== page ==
Even as the human resource ministry recently sanctioned 1,108 teaching posts for the city, over 600 out of already existing 3,250 posts continues to remain vacant. Add this to the 200 teaching vacancies under the Sarva Shiksha Abhiyan, the total vacancies in the teaching posts in the city comes to 800.
The city has nearly 4,400 teachers, including SSA staff. The annual of the Sarva Shiksha Abhiyan, submitted by the UT education department to the central government reveals that the subject of social studies faces an acute staff crunch, with 101 of the sanctioned 538 posts vacant.
This number includes Trained Graduate Teachers (TGTs) and Post Graduate Teachers (PGTs).
Likewise, the department is also short of staff for science subjects, with 43 of the 258 sanctioned posts vacant in the non-medical stream and 53 of the 182 posts vacant in the medical stream.
While the city has 1,058 sanctioned posts for Junior Basic Teachers (JBT), recruited to teach Class 1 to 5, 133 remain unfilled.
Subjects such as in PTI, home science and maths also face a considerable shortfall. If one were to exclude the 150 contract teachers and 300-guest faculty currently working the several schools across the city to fill the staff crunch, the picture projected is grim, particularly when taken in the light of the poor academic performance by students in government schools across the city.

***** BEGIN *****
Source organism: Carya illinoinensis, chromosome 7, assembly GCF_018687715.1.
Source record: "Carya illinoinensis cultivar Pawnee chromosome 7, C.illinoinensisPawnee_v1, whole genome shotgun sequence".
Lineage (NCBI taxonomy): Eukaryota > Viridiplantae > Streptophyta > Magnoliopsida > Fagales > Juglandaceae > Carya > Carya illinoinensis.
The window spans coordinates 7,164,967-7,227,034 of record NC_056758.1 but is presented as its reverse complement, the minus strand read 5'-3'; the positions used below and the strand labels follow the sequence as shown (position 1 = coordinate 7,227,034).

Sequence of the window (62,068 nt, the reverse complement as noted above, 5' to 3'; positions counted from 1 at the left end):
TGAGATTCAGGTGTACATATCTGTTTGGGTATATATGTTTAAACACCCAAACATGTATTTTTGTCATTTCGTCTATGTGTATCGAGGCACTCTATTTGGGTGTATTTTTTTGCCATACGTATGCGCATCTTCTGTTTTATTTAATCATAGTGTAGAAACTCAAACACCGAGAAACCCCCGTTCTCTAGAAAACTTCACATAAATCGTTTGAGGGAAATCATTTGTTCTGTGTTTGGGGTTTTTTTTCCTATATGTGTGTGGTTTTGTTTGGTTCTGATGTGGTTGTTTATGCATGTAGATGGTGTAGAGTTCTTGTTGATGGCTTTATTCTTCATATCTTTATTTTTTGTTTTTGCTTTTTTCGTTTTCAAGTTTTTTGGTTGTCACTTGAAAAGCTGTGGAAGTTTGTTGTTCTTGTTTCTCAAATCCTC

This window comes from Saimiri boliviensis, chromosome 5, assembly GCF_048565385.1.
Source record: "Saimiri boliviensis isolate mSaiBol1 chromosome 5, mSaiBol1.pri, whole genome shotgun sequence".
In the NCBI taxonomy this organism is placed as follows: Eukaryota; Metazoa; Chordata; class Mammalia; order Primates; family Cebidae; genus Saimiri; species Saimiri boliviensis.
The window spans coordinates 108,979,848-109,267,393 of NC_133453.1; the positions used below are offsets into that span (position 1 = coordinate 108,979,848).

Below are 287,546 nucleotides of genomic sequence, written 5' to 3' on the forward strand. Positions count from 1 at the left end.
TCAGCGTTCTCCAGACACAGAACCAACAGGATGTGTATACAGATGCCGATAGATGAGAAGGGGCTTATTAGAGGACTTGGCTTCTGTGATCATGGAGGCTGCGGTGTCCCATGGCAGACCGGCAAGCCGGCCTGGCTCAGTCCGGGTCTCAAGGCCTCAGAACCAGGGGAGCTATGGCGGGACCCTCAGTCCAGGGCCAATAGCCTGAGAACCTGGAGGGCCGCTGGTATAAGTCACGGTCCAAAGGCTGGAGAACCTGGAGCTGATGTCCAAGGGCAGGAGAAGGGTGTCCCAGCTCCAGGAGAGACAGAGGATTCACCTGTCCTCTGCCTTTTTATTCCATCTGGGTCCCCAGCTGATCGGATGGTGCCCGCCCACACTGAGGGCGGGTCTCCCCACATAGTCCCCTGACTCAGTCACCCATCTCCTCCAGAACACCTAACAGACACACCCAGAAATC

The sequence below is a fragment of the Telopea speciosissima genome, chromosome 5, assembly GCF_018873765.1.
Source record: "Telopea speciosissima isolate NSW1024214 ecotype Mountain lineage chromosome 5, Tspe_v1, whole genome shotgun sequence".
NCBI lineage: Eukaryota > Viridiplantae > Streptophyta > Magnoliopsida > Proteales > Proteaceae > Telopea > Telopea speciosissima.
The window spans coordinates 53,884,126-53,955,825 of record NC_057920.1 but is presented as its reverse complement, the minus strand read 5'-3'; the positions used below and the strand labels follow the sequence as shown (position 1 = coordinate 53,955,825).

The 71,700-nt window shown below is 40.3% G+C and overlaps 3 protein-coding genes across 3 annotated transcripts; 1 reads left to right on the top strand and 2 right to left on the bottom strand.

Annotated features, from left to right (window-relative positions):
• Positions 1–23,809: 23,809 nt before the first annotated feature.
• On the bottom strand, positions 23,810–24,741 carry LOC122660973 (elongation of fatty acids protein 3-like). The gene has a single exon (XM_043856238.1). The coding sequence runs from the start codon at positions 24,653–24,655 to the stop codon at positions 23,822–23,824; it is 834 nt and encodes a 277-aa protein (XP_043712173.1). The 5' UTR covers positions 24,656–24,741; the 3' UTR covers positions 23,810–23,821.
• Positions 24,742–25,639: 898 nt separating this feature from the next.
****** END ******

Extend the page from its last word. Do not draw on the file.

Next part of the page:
Further, the recruitment rules state that teachers on contract will have to leave their jobs once the department fills the posts.
A department official said that the posts were largely vacant due to the retirement of the teachers. While the recent extension of services of the government employees, which has slowed the retirement process, may have come as a blessing, the department will have to fill the posts eventually, said the official.
Meanwhile, sources attribute the vacant posts to the casual approach of the department. While some of these posts could be filled promotions, the department continues to sit over them.
Blaming the department for the delaying the recruitment process, UT cadre education teachers’ association president Swarn Singh Kamboj said, “The consequences (of the delay) are for all to see. A large number of students are failing in government schools,” he said.
While the senior officials of the department could not be contacted, an official said that the department was considering filling the vacant posts while recruiting teachers for the newly sanctioned posts.
In March, the HRD ministry sanctioned 1,108 posts, including 683 TGTs, 342 JBTs and 83 of the nursery-teaching cadre, besides 22 non-teaching posts, for the city.